Use the keyword BROKER followed by your logical name of the Broker and the Broker ID to define the Broker to be monitored. See the provided example environment for examples how to specify user ID and password if your Broker runs with Security.

Use the keyword RPCSERVICE (for an RPC Server) or SERVICE (for an ACI Service) followed by your logical name and the Class, Server and Service to define the Server(s) to be monitored. You can define multiple servers.

Example:

RPCSERVICE myCICSRPCServer RPC CICSSRV CALLNAT

@rem my CICS RPC Server

RPCSERVICE myBATCHRPCServer RPC BATCHSRV CALLNAT

@rem my Batch RPC Server

In this case the monitoring script will first check if the CICS® RPC Server can be called. Secondly it will check the availability of the Batch RPC Server.

The definition of the environment is stored under My Documents/ Software AG/EntireX

Monitor your environment

Select function 8 Monitor your Environment to start the monitoring of your environment defined in the previous step. During execution, the definition of the environment will be passed. The keyword BROKER checks if the defined Broker can be accessed.

The keyword SERVICE checks if the defined (ACI) Service is registered at the Broker.

The keyword RPCSERVICE defines an RPC Server. During execution this service will be "pinged" using the RPC-PING. This checks if the defined Service can be called.

In case of an outage or error situation, your self-defined, user-written error exit is called.

The entire check of the environment is repeated after a specified time in which the default is 60 seconds.

You might ask yourself, "how are these checks performed in the end?" Effectively the command line utility etbinfo is called for all checks.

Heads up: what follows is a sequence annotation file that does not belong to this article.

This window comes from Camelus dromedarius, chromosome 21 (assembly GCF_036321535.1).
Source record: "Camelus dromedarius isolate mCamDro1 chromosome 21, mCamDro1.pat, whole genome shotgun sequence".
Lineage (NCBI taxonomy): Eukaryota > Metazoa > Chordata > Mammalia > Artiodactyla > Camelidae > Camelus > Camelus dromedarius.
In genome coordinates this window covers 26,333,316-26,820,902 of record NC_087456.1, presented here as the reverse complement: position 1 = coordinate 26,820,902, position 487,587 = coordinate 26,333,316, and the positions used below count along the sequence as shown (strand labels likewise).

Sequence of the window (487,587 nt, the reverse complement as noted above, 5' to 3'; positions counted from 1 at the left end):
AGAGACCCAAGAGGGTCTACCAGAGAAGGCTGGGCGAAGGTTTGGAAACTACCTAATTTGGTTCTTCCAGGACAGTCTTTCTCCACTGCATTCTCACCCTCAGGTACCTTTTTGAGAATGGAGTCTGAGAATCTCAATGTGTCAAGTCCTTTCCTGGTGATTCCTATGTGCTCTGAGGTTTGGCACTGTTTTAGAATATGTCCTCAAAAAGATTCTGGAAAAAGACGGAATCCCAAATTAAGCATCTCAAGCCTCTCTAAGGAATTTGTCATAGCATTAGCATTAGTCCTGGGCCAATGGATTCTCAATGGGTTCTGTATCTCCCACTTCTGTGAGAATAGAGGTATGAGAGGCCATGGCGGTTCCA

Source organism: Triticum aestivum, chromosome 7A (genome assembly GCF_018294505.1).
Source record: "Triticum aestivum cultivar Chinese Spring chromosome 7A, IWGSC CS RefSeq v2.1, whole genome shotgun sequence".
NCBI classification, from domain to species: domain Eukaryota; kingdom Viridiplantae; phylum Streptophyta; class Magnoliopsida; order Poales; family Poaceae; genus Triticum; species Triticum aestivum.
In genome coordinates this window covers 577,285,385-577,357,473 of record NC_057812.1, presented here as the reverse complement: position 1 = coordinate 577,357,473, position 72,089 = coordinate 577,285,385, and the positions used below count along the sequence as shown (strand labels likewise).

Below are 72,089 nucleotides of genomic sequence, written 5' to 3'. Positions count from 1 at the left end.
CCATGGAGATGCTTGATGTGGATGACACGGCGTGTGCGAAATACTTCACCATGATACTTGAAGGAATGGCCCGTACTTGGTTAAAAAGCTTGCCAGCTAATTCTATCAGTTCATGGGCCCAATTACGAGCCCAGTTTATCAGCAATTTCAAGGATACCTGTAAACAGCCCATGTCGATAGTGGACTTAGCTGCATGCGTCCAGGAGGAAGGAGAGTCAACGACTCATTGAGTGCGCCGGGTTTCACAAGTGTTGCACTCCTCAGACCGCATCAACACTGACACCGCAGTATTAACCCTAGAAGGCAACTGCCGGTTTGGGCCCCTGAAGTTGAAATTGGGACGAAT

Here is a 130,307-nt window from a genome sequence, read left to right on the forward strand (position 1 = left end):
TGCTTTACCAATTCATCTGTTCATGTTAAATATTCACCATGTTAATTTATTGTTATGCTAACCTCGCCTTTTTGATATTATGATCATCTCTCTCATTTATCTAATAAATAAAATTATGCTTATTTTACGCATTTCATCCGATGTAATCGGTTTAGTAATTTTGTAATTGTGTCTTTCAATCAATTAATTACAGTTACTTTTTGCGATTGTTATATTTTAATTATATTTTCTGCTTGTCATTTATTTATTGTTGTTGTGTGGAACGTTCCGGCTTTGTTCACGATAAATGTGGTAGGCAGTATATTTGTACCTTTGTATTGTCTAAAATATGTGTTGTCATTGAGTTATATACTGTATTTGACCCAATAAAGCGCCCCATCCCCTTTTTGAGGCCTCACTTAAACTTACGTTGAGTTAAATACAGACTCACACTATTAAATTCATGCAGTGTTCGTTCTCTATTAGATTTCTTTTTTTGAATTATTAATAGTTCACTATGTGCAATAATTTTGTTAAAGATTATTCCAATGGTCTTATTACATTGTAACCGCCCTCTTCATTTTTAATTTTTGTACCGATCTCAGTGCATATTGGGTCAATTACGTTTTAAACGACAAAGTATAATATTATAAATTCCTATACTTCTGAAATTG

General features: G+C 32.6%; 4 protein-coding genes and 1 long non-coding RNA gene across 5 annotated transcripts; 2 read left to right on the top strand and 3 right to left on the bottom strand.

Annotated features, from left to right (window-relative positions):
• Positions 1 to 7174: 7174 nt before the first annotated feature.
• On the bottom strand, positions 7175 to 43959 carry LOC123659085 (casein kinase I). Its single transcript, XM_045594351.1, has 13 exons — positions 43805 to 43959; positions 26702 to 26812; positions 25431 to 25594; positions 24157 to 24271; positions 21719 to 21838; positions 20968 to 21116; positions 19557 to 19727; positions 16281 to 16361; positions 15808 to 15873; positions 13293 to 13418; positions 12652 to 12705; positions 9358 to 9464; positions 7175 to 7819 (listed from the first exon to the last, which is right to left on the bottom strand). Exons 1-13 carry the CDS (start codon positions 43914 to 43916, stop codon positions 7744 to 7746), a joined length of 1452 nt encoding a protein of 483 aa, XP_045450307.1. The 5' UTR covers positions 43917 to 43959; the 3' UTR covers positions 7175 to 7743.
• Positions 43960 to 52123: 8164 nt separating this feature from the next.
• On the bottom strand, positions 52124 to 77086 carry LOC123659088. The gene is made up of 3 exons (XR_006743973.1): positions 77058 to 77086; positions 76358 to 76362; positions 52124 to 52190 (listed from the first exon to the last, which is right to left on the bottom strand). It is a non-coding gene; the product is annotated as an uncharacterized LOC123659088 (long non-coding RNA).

Handling outages

If the check of a component of the Environment (BROKER, SERVICE or RPCSERVICE) fails the specified ERROREXIT is called with the information about

  • The Object (BROKER or SERVICE)
  • The Error Number and Error Text returned by ETBINFO
  • The environment name
  • The Broker name and Broker ID
  • In case of a failing Service, the Name, Class, Server and Service

In case of an outage you can use this information to send a notification about the checked environment (using your defined environment name) and the component (Broker or Service) which is not available. Or you can try to automatically restart the missing component.

To learn more, read Monitoring EntireX with Command-line Scripts from webMethods EntireX documentation.

Summary

With EntireX monitoring scripts you can easily monitor your EntireX landscape. You can self-define your EntireX components to be monitored as an environment and EntireX Brokers as well as ACI or RPC Servers can be monitored.

In case of an outage a user-defined Error Exit will be called with all the information which you can adjust to your needs. For example, you might want to send a notification or restart an unavailable component.